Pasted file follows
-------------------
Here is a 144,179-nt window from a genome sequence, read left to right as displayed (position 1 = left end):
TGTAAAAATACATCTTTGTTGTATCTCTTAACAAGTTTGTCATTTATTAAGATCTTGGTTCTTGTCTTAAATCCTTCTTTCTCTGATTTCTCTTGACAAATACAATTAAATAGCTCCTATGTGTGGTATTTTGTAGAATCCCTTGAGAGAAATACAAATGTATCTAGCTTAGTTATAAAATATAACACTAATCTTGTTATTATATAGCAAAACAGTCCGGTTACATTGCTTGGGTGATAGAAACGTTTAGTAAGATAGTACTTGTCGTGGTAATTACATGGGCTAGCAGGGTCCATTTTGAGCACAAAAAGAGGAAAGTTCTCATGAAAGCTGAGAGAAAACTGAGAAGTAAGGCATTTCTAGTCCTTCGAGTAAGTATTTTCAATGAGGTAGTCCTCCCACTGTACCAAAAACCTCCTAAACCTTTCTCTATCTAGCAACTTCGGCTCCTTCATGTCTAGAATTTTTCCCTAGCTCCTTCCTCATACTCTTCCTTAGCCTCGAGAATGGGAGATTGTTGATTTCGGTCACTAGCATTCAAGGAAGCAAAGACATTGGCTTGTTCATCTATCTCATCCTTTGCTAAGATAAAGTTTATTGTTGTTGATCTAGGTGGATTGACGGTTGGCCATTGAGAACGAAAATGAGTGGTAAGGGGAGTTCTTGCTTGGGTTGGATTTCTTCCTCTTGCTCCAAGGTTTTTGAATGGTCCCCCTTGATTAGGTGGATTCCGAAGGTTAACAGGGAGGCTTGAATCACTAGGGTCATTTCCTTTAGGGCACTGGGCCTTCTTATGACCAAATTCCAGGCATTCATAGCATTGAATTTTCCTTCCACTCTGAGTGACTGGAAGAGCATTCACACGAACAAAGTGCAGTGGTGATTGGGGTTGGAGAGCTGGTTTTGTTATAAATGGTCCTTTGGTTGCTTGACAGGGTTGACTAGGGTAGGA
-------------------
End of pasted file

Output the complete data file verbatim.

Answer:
Here is a 144,179-nt window from a genome sequence, read left to right as displayed (position 1 = left end):
TGTAAAAATACATCTTTGTTGTATCTCTTAACAAGTTTGTCATTTATTAAGATCTTGGTTCTTGTCTTAAATCCTTCTTTCTCTGATTTCTCTTGACAAATACAATTAAATAGCTCCTATGTGTGGTATTTTGTAGAATCCCTTGAGAGAAATACAAATGTATCTAGCTTAGTTATAAAATATAACACTAATCTTGTTATTATATAGCAAAACAGTCCGGTTACATTGCTTGGGTGATAGAAACGTTTAGTAAGATAGTACTTGTCGTGGTAATTACATGGGCTAGCAGGGTCCATTTTGAGCACAAAAAGAGGAAAGTTCTCATGAAAGCTGAGAGAAAACTGAGAAGTAAGGCATTTCTAGTCCTTCGAGTAAGTATTTTCAATGAGGTAGTCCTCCCACTGTACCAAAAACCTCCTAAACCTTTCTCTATCTAGCAACTTCGGCTCCTTCATGTCTAGAATTTTTCCCTAGCTCCTTCCTCATACTCTTCCTTAGCCTCGAGAATGGGAGATTGTTGATTTCGGTCACTAGCATTCAAGGAAGCAAAGACATTGGCTTGTTCATCTATCTCATCCTTTGCTAAGATAAAGTTTATTGTTGTTGATCTAGGTGGATTGACGGTTGGCCATTGAGAACGAAAATGAGTGGTAAGGGGAGTTCTTGCTTGGGTTGGATTTCTTCCTCTTGCTCCAAGGTTTTTGAATGGTCCCCCTTGATTAGGTGGATTCCGAAGGTTAACAGGGAGGCTTGAATCACTAGGGTCATTTCCTTTAGGGCACTGGGCCTTCTTATGACCAAATTCCAGGCATTCATAGCATTGAATTTTCCTTCCACTCTGAGTGACTGGAAGAGCATTCACACGAACAAAGTGCAGTGGTGATTGGGGTTGGAGAGCTGGTTTTGTTATAAATGGTCCTTTGGTTGCTTGACAGGGTTGACTAGGGTAGGA